Fiat is well known for making small affordable cars but is less known for its larger luxury car efforts. You could argue that the Turin outfit were slightly jinxed when it came to the lack of success with their larger cars. One such car that didn’t sell very well but deserved to do so was the Fiat 2300S Coupe. Design of the new luxury coupe was entrusted to Ghia and was lead by Sergio Sartorelli (who penned the Karmann Ghia Coupe) with contributions from Tom Tjaarda (who would later design the De Tomaso Pantera). The new coupe, which was based around the Fiat 2300 saloon, debuted at the Turin Motor Show in 1960. It was well received and entered production two years later.
The new upmarket coupe was powered by a 2,279 cc ohv straight six engine which was designed by ex-Ferrari engineer Aurelio Lampredi. The standard 2300 coupe produced 105BHP while the 2300S was tweaked by Abarth. They added an extra Weber carburettor, special pistons, a modified camshaft and a sports exhaust which increased output to an impressive 136 BHP. A four speed transmission was standard though an automatic was also available as an option, the first true automatic to be offered on a Fiat. On the handling front, it was fitted with an independent coil spring front suspension, a live rear axle with semi-elliptical springs.
The attractive 2+2 GT was well appointed on the inside with round dash gauges, vinyl seats and a classic Nardi wood rimmed sports steering wheel. The cars sporting aspirations were further hinted by a passenger foot rest and grab handle on the transmission tunnel. Even The Motor wrote in 1965 of the cars “stability, comfort, and responsive handling at very high speeds”. Despite its stylish GT looks, excellent performance and handling, the Fiat 2300S Coupe wasn’t a big seller. Approximately 7,000 were built between 1961 – 1968 with the coupe eventually replaced by the Fiat Dino Coupe which was introduced in 1967.
The Fiat 2300S Coupe we have spotted for sale is an exceptionally well preserved, low mileage survivor. This 1969 model is a one owner car that spent its whole life in Sicily. Imported to the UK this year, it is described as being highly original, unrestored and rust free. It is finished in Bleu Chiaro and was resprayed in the 1980s due to fading paint work. The paintwork is described as good on first impressions but closer examination reveals a scratch on the boot and two small blisters on the passenger door. The chrome work is intact with minor age marks on the front bumper and grill.
The interior is said to be very well preserved with minimal wear. The seller notes that some stitching has come loose on the headlining. The Nardi wheel has been freshly re-lacquered. Due to the advancing years of the original owner, the car received little use in the past few years. As a result the seller has carried out a full recommissioning which included an engine service, new HT leads, new radiator hoses and a radiator recore. Both fuel and brake hoses were also renewed. The car was also treated to underseal and cavity rust proofing. The seller adds that the car starts on the buttons, sounds fantastic and drives very well.
Due to its low productions numbers and being an Italian car built in the 1960s, the Fiat 2300S Coupe is a rare beast. Many succumbed to the dreaded rust. Most were forgotten about. It is a great shame as the 2300S really is Fiat’s lost GT car. This particular Fiat 2300S Coupe is a wonderful example of Turin’s luxury GT. It is remarkably well preserved and looks just as stylish today as it did in the 1960s. Ghia really succeeded in creating an upmarket looking car with the 3 piece rear window a fantastic detail. It gives the car a futuristic look and adds an American style to its sweeping profile (perhaps this was American Tom Tjaarda’s influence). Another wonderful feature are the small rear quarter windows which allow air into the rear. Again a nice detail.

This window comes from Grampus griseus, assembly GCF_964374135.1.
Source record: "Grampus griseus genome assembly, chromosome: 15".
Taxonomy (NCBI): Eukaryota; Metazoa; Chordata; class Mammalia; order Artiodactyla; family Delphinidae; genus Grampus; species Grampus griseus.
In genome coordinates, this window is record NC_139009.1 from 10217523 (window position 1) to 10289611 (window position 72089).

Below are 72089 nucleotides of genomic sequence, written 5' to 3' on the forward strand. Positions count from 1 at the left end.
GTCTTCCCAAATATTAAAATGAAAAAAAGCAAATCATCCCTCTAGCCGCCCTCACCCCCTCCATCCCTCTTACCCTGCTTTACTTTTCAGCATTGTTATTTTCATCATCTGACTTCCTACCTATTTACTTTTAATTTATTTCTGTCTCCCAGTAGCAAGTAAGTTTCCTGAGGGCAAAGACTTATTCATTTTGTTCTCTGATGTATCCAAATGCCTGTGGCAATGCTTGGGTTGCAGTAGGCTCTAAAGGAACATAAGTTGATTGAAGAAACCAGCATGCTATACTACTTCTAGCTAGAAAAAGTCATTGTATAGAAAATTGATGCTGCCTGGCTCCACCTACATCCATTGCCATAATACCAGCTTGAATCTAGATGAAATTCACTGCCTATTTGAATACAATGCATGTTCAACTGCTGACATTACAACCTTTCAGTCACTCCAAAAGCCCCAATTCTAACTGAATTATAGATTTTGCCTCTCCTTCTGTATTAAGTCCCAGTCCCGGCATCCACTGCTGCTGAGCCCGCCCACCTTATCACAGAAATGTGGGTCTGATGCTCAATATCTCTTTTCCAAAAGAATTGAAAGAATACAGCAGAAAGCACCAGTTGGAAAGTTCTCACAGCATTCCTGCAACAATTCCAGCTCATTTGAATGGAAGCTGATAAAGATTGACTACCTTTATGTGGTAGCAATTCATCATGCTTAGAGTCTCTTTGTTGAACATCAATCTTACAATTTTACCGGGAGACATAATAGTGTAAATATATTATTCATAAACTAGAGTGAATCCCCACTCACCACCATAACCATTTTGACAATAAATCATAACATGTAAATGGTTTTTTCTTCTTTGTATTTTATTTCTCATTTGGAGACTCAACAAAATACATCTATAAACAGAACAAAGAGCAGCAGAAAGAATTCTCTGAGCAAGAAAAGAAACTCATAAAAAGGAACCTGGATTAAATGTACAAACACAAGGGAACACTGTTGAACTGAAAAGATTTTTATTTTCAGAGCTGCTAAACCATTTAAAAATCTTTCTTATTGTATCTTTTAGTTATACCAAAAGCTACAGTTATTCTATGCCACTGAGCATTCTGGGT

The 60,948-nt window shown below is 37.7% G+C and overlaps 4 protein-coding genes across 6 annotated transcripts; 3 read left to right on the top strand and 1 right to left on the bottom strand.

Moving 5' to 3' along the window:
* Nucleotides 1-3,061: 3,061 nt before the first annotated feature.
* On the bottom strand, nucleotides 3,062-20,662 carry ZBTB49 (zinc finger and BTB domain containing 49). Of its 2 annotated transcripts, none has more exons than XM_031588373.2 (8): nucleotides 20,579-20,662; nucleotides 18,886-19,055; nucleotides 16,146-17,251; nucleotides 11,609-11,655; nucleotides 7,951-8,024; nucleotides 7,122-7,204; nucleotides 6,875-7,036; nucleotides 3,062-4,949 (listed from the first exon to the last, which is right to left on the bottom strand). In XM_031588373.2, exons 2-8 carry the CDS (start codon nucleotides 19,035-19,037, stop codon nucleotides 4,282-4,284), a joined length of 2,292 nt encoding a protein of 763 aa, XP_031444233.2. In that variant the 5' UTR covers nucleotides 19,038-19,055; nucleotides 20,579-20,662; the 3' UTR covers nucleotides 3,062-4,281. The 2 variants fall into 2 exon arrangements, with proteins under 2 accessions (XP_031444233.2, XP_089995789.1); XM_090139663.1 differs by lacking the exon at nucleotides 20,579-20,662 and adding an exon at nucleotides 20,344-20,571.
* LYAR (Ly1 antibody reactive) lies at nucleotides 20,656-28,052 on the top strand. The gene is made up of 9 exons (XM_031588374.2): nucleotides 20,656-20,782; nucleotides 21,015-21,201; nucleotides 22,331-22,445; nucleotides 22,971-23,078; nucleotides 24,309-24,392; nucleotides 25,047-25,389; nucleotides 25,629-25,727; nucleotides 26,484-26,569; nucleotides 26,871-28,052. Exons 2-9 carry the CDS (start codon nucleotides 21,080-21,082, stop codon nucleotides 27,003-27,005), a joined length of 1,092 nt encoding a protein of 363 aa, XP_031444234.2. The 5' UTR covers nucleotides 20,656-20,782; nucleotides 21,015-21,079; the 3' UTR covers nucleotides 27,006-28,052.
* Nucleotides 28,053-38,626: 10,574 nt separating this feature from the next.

On the inside the interior is extremely well appointed for a Fiat and is a world away from the spartan interiors normally associated with its cheaper models of the period. The round gauges and the Nardi steering wheel are fabulous and give the interior and very classy and sporting look. We particularly like the grab handle and footrest. The red vinyl seats look very comfortable and the colour contrasts well with the cars dark blue exterior. Even the rear seats look comfortable for a GT car.
Moving on to the engine bay, the straight six is nicely detailed and looks very presentable. Although its 27,000 miles aren’t warranted, the car’s overall condition suggest its mileage is genuine.
This Fiat 2300S Coupe is one of the most stylish 1960’s era Fiats we have come across. It has a wonderful air of sophistication to it with detailing that puts it in Facel Vega territory. Everything from the seats, the chrome trim, especially the piece of shiny chrome on the door jams to the diamond stitched boot vinyl, show that Fiat were very capable of producing a well appointed car. They even thought about a foot rest for the driver. In 1969. It is a pity then that this wonderful GT wasn’t appreciated more in its time. It should have been successful but it wasn’t. As a result the 2300S is a rare snapshot of what Fiat was capable of in the luxury GT market. Given the condition of this example and its rarity, it is a great opportunity to acquire a highly original and unrestored car. It would also make a very interesting choice as a classic GT car and would turn heads everywhere you go. We think, with a respray and further detailing it could make a very nice concours car.
This Fiat 2300S Coupe SS is located in Battle, East Sussex and is offered for sale by Mr Speedlux and has an asking price of £34,995.
More details and photos can be found here on the Mr Speedlux website.